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Old 11-22-2011, 02:29 PM
 
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Hi - I'm soon to be moving to Monterey CA with my family, and my son will be due to start school. We're Aussies, and Australia's a very, very secular society. The only two people I know who go to church regularly are a very religious aunt and our military chaplain.

Here about 60% of people consider themselves religious, but much fewer (20% or less) actually attend church or practice their religions beyond possibly christening/baptising their kids or sending them to a religious school (this is around 30% of kids, as here private schools are seen as a bit more elite and better quality in general, despite there being strong evidence they are in fact no better). We have religious classes offered in public schools, but many parents opt out, and we have a high court challenge underway aimed at axeing religion in schools.

Most people here have the view that religion is part of your home life, so people tend to be friends with a very wide variety of people and are unlikely to even know of their religion unless they visit their home. We've got a few fundamental types, and religion still pervades politics to a large extent, but it's certainly phasing out in terms of influence: people generally don't like it when religion and politics mix. Julia Gillard is an atheist, too.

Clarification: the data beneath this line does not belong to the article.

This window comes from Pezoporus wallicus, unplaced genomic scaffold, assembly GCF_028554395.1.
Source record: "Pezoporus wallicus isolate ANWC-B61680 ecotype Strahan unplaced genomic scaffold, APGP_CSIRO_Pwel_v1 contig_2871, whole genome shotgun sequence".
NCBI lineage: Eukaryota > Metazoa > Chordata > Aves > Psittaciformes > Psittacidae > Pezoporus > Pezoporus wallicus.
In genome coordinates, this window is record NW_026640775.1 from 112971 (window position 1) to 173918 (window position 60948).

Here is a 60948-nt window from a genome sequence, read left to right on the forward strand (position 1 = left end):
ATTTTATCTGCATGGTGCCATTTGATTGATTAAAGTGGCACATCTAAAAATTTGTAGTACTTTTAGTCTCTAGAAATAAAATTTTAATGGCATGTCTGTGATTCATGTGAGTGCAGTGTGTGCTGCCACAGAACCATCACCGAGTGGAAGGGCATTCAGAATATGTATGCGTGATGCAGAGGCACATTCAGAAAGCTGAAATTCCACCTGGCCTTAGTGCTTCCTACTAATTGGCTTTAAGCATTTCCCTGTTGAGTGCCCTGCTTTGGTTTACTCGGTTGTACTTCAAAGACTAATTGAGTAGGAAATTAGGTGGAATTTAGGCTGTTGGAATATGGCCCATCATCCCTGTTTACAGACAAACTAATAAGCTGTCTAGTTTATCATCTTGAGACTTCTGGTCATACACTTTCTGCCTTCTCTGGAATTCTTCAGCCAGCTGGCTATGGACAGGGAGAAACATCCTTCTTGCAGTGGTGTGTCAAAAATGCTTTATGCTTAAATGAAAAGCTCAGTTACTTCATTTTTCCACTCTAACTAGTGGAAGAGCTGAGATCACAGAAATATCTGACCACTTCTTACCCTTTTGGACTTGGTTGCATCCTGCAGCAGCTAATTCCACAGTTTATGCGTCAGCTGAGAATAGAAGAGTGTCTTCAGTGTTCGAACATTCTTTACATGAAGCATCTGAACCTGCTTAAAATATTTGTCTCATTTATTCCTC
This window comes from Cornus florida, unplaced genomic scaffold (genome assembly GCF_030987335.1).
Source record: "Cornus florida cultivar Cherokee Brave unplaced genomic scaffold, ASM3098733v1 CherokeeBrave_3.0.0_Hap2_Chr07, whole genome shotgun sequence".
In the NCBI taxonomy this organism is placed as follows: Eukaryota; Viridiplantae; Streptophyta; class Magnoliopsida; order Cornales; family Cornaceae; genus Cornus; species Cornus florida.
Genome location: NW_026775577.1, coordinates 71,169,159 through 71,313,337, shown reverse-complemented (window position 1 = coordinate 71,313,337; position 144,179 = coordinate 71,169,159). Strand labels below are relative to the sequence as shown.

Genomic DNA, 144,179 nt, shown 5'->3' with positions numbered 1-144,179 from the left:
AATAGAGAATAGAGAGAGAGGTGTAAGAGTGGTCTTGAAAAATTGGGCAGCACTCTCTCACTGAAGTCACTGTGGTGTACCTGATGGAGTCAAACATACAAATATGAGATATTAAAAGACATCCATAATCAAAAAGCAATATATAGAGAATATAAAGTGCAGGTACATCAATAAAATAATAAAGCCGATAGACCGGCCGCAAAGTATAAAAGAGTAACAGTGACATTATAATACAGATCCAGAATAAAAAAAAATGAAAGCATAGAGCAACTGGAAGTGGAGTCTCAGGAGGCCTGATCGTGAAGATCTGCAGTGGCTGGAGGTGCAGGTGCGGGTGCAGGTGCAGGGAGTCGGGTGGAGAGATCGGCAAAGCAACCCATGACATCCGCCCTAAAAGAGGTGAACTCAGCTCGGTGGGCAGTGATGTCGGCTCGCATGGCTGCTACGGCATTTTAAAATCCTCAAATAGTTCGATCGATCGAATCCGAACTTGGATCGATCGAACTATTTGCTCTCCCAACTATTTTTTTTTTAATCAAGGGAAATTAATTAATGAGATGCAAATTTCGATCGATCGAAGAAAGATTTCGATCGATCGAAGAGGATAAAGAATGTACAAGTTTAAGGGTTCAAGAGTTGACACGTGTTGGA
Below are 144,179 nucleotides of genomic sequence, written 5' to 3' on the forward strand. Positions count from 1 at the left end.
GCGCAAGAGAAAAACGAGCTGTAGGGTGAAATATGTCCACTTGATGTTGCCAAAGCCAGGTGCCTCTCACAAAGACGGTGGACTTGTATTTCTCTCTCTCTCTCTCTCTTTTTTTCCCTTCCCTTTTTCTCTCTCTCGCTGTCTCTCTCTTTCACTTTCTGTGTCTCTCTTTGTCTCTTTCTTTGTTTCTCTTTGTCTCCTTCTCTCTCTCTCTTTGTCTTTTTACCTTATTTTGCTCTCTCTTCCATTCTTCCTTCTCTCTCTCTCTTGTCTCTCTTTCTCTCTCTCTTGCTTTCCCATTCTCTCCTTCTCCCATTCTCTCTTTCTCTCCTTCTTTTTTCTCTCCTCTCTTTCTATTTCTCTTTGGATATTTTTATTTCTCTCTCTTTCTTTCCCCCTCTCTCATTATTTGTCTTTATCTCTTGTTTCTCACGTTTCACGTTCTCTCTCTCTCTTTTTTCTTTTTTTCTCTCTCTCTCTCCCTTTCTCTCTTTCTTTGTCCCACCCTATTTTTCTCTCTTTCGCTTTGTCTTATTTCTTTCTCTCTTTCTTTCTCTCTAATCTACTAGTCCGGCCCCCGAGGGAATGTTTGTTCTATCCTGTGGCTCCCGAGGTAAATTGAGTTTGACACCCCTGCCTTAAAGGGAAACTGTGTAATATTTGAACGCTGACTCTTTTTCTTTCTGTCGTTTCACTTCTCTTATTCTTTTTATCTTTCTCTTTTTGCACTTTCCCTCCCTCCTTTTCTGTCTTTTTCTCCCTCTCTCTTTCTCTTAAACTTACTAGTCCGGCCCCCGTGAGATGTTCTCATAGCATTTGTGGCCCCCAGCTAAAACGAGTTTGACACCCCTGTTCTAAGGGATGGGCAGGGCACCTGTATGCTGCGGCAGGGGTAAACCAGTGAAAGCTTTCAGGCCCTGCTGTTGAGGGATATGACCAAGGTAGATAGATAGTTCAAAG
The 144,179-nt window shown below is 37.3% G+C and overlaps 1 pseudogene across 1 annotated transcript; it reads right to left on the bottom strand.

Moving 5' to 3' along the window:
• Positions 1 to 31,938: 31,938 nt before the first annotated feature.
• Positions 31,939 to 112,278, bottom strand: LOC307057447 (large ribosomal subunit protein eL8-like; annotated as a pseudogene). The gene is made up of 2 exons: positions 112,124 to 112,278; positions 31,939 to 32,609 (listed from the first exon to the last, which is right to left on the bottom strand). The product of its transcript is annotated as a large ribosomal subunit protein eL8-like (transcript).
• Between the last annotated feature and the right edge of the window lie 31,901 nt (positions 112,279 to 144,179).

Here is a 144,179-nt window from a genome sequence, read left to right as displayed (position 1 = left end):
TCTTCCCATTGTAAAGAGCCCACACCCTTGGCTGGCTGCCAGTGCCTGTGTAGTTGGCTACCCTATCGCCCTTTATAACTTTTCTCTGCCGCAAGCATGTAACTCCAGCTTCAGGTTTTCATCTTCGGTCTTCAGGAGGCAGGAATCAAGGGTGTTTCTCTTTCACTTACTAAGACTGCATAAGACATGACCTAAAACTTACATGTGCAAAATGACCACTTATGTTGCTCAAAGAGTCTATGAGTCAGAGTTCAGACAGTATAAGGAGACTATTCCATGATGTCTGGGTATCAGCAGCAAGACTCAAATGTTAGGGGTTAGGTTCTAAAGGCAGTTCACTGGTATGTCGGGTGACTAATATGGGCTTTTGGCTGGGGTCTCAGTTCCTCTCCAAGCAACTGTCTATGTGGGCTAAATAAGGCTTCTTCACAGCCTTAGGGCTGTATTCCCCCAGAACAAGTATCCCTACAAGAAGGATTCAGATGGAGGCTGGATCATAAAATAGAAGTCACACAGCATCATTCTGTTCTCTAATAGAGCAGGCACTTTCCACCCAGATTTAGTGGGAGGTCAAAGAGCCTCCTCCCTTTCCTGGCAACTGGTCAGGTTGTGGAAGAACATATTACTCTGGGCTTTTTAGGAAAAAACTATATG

I'm just wondering the extent to which people are religious in the area we'll be moving to. Will religion be taught in schools? Can you opt out? Will people notice or care if we don't go to church/believe in God? Are people generally accepting of atheism?

Thanks!
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Old 11-22-2011, 09:34 PM
 
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In general, in the US, religion is not taught in the public schools. No need to opt out. Some teachers may be more religious than others, but I don't know that this is the case in Monterrey, but they are mandated to keep religion out of the classrooms.

You will find that the Pledge of Allegiance is usually said and that includes the words *under God*. However, you can omit these and you probably don't even *have* to say the pledge though you do need to be respectful while others say it.

I am not sure how religious the people of the area are. Here in Texas, there is a lot of church attendance and people do talk about religion and ask where you go to church. That does not mean they will be unfriendly if you don't go, but here it is very church-going is very prevalent.
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Old 11-23-2011, 05:58 PM
 
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It will be FAR easier for you to be an atheist in Monterey, CA than it will be for you to get a gun license.
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Old 11-23-2011, 06:18 PM
 
Location: East Coast U.S.
1,513 posts, read 1,434,542 times
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Quote:
Originally Posted by jcroc View Post
Hi - I'm soon to be moving to Monterey CA with my family, and my son will be due to start school. We're Aussies, and Australia's a very, very secular society. The only two people I know who go to church regularly are a very religious aunt and our military chaplain.